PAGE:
While Esterházy (attention: oversimplification!) strives for non-intellectual effects, Nádas is intellectual to the core; he is internal and introspective, while Esterházy is external, something of an exhibitionist, enjoying his manipulation of language; while Nádas is basically literal and linear, Esterházy is basically suggestive and often seemingly ad hoc.
Their communicative drive points in different directions, and it takes extreme caution on my part not to confuse the two languages and intentions and to protect the integrity of the original. So yes, after having translated Esterházy for so long, I find the Nádas text particularly testing.
And see also the authors and works she'd like to translate and see translated, at the end of the interview -- and, just think:
I also have large chunks of four books by Esterházy on a pen drive, Esti, Revised Edition, Simple Story Comma One Hundred Pages: the Mark Variant, and Pancreatic Diary, a record of his illness and so much more besides.
In Dawn Sher Alam Shinwari reports that 2017 witnesses significant rise in Pashto prose books.
Yes, after about: "2,500 books had been published in the 2016 with 70 per cent Pashto poetry books" some 3,500 titles came out in 2017 -- and 2,500 of those were prose.
Poet Amjad Ali Khadim's reaction was:
He said that writing a prose book was not everybody’s cup of tea. He said that similarly reading a prose title needed a high degree of understanding and patience.
Presumably much of the prose isn't fiction, but rather non -- i.e. not literary (as surely pretty much all the poetry is) -- but an overall increase in titles seems like a positive.
The 2018 book previews to look for are The Millions' annual 'Most Anticipated: The Great 2018 Book Preview'-feature (for the more commercial stuff) and Scott Esposito's 'Interesting New Books - 2018'-feature at his Conversational Reading weblog (for the more interesting, generally smaller/independent press titles), both of which should be appearing in the coming weeks.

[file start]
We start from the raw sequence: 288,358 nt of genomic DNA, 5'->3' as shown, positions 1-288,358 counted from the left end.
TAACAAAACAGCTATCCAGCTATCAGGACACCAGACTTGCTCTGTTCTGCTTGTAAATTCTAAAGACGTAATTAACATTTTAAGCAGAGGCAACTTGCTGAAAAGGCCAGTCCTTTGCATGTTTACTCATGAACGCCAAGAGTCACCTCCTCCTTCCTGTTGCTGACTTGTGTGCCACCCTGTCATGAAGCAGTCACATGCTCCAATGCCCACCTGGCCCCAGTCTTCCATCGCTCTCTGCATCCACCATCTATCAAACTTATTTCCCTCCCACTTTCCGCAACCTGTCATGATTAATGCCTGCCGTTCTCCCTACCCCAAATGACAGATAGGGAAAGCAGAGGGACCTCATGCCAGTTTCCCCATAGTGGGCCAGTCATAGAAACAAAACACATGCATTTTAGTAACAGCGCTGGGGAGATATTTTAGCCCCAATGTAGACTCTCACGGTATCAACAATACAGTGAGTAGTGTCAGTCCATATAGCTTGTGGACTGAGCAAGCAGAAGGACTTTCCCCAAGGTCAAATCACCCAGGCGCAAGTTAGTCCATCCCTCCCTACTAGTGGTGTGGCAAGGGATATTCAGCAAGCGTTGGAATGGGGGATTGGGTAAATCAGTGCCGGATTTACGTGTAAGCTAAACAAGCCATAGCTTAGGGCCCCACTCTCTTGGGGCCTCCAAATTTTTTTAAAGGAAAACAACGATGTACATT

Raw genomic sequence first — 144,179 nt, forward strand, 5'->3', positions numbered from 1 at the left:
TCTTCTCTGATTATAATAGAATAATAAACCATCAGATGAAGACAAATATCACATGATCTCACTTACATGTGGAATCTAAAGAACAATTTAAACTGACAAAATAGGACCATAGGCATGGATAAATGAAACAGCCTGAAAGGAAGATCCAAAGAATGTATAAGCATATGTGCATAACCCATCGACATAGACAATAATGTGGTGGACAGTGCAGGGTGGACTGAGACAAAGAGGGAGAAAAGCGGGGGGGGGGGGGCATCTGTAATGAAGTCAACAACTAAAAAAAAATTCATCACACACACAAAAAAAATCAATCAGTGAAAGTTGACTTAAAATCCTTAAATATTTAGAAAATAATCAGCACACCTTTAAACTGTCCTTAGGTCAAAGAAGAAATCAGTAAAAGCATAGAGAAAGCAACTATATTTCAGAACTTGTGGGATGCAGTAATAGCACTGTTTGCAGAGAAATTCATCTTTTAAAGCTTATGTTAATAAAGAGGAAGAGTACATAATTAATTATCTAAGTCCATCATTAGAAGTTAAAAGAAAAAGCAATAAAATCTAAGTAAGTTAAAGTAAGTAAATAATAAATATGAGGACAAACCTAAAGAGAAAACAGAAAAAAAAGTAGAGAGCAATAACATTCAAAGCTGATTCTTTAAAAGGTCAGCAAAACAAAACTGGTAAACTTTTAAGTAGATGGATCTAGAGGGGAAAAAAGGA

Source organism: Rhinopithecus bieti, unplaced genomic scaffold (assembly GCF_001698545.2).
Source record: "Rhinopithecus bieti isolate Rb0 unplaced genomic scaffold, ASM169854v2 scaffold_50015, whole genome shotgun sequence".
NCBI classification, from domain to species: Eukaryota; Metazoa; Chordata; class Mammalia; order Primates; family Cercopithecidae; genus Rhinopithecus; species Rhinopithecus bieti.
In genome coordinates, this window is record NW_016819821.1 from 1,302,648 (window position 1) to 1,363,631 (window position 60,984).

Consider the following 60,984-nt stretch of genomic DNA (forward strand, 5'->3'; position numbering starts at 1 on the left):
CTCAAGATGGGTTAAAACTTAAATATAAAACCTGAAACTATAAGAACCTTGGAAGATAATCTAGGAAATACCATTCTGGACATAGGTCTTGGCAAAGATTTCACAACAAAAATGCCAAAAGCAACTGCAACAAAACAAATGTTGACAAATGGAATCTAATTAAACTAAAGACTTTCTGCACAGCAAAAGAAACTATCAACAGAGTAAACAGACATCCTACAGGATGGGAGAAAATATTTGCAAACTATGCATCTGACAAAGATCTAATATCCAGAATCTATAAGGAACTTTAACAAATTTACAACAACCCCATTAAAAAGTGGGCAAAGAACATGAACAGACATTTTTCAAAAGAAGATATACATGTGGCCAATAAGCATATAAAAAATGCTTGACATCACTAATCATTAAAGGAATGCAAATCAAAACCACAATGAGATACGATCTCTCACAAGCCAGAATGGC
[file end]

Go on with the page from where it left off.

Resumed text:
Meanwhile, however, big (and big-publisher-books-dominated) lists are already appearing all over.
Bigger ones include:
The Indian Crossword Book Awards come as both 'Popular Choice Awards', where readers can vote for their favorites in six categories at the official site, and 'Jury Awards' in four categories.
The finalists for the 'Jury Awards' -- the more 'serious' prize, presumably, are, oddly, not listed at the official site, but were announced last week; see, for example, the helpful Scroll.in overview.
Three of the categories are found in both the popular and the jury awards (fiction, non, and kids' stuff) -- and, surprisingly, there is no overlap whatsoever between the finalists: each award has a different set of five in each category.
The jury prize also has a Translation-category (the popular one doesn't ...), with two translations from the Malayalam, and one each from Marathi, Hindi, and Kannada.
Impressively, Jerry Pinto is a jury prize finalist both for a work of fiction (Murder in Mahim), and as translator (of Malika Amar Shaikh's I Want to Destroy Myself).
See also Harsimran Gill's A reader's guide to the five books on the fiction shortlist of the Crossword Book Jury Awards.
The most recent addition to the complete review is my review of Alberto Moravia's 1978 novel, Time of Desecration.
US/UK critical judgement was pretty harsh when it came out in translation (in 1980) -- for the most part, justifiably so.
It is not very good.
(It is a novel entirely in dialogue -- a form I have a big weak spot for.)
"Thanks to globalisation, there is an interest in lesser-known literature across the world," he says.
"So the plan is to promote Malayalam literature through English translations."
By guaranteeing: "the university would buy 300 copies of the first edition", he was able to bring publishers on board -- and one hopes that it will meet with continued success.
Though, yes: "increasingly, the committee feels that they need more financial resources and support from the state government" .....
Martynova won the 2012 Ingeborg Bachmann-Preis for an excerpt from this work, and has an interesting background -- Russian-born, she moved to Germany, and writes fiction in German and poetry in Russian.
I'm a bit surprised this critically very well-received title hasn't been picked up in the US/UK (or, it appears, much elsewhere), but one can see how it can be a hard summary-sell -- the appeal is in the totality of the book, and the writing.
Indeed, several of the German reviewers pointed out how inadequate the publisher-copy was, reducing the story -- of a novel that isn't easily reducible.
The (American) Best Translated Book Award begins its weekly postings by judges with a collective BTBA Gift Guide -- judge P.T.Smith explaining: